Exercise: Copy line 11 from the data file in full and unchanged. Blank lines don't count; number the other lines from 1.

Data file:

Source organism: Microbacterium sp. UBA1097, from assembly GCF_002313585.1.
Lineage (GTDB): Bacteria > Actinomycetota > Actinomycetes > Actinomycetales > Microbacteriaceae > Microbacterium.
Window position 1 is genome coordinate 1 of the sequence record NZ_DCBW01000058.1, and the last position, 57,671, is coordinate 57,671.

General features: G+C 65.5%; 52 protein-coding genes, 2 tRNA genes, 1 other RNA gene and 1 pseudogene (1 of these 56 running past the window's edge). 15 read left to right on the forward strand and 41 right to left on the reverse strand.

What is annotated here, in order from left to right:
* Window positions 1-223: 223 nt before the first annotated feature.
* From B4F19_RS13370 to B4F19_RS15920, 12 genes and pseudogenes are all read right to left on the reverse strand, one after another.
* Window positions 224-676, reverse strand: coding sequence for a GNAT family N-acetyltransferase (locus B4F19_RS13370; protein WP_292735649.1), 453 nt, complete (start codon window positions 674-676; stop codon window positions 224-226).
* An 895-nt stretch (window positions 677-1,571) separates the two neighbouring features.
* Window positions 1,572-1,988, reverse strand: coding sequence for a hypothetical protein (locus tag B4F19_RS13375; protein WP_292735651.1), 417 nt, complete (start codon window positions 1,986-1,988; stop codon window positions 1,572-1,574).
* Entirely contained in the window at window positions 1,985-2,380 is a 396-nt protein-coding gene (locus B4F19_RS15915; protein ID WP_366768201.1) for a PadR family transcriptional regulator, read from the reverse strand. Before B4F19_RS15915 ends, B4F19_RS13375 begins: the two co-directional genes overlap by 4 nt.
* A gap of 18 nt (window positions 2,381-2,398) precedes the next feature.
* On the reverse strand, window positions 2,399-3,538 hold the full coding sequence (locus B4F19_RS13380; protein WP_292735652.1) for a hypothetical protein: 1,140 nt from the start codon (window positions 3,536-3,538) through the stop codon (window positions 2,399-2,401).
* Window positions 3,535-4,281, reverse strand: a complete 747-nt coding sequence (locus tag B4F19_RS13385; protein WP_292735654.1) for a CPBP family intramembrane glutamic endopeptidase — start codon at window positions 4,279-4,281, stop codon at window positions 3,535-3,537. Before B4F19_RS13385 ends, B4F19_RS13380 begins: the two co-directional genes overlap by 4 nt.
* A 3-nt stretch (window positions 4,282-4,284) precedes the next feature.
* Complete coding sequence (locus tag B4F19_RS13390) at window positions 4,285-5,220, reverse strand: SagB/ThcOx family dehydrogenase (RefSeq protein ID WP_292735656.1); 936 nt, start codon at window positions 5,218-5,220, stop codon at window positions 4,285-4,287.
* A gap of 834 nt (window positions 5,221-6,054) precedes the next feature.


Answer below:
* Entirely contained in the window at window positions 1,985-2,380 is a 396-nt protein-coding gene (locus B4F19_RS15915; protein ID WP_366768201.1) for a PadR family transcriptional regulator, read from the reverse strand. Before B4F19_RS15915 ends, B4F19_RS13375 begins: the two co-directional genes overlap by 4 nt.